Navigation Links
Embryonic development protein active in cancer growth
Date:3/6/2012

A team of scientists at the University of California, San Diego Moores Cancer Center has identified a novel protein expressed by breast cancer cells but not normal adult tissues that could provide a new target for future anti-cancer drugs and treatments.

Led by Thomas J. Kipps, MD, PhD, Evelyn and Edwin Tasch Chair in Cancer Research and Interim Director of the UC San Diego Moores Cancer Center, the scientists found that the tumor cells of patients with breast cancer frequently express the Receptor-tyrosine-kinase-like Orphan Receptor 1, or ROR1. They found that silencing expression of ROR1 impaired the growth and survival of human breast cancer cells. The findings are published in the March 5 online issue of PLoS One.

ROR1 was first identified in the early 1990s and labeled an orphan receptor because its purpose was unknown. Subsequent work found that ROR1 is expressed at high levels during embryogenesis, during which time it plays an important role in regulating embryonic muscle and skeletal development. During fetal development, however, the expression of this protein is turned off. Normal cells and tissues in adults do not typically express ROR1.

Cancer cells, however, are a different matter.

"Cancer cells tend to acquire features of less differentiated cells," said Kipps, interim director of the UC San Diego Moores Cancer Center and a professor of medicine in the UC San Diego School of Medicine. "They often can be found to have features of embryonic cells."

In recent years, Kipps and others have become increasingly interested in the role of ROR1 plays in the growth of cancer and whether the protein might provide new options for stopping development of the disease. In 2008, for example, Kipps and colleagues reported that patients with leukemia treated with whole-cell vaccines could generate antibodies that reacted with their leukemia cells and the leukemia cells of other patients, but not with normal cells. They identified that such antibodies could target ROR1, accounting for the specificity of these antibodies in reacting with cancer cells. They identified another protein that could interact with ROR1 to stimulate the growth and/or survival of leukemia cells and that antibodies generated against ROR1 could block this function.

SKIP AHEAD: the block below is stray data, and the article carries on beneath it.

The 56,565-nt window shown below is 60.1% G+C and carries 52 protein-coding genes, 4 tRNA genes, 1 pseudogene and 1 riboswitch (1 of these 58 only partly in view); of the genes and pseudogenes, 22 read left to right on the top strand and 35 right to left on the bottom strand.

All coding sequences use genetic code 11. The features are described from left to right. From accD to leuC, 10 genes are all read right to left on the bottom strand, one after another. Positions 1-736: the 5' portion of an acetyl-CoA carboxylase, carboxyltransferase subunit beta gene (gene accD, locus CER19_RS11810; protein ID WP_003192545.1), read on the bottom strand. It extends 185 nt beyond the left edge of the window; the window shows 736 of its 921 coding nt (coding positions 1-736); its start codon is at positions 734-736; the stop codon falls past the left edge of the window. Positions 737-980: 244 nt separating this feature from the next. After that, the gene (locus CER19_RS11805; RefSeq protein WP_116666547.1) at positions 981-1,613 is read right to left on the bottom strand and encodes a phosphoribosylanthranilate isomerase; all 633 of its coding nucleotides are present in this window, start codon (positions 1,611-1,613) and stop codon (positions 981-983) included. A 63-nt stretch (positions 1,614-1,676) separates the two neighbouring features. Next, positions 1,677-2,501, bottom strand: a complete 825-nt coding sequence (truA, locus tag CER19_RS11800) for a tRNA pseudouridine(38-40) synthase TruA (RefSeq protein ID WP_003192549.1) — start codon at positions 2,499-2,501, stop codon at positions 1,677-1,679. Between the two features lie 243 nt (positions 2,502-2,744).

The discovery that ROR1 functions similarly in breast cancer heightens hopes. When the protein was silenced in human breast cancer cells, the cancer cells had slower rates of growth in the laboratory and in animal studies.

"There was a qualitative difference," said Kipps. "When ROR1 was knocked down, it took away some of the growth advantage enjoyed by cancer cells. Their capacity to survive also was impaired. This could affect the capacity of the cancer cells to survive treatment with other anti-cancer agents or generate tumors altogether."

The researchers report that expression levels of ROR1 correlate with the severity of at least some forms of breast cancer. The most aggressive cancers were the ones more likely to express ROR1. "That suggests ROR1 could be a good target for treating the most aggressive kinds of breast cancer, particularly the ones that lack expression of hormone receptors or the marker HER2/neu, which already can be targeted by monoclonal antibodies," Kipps said.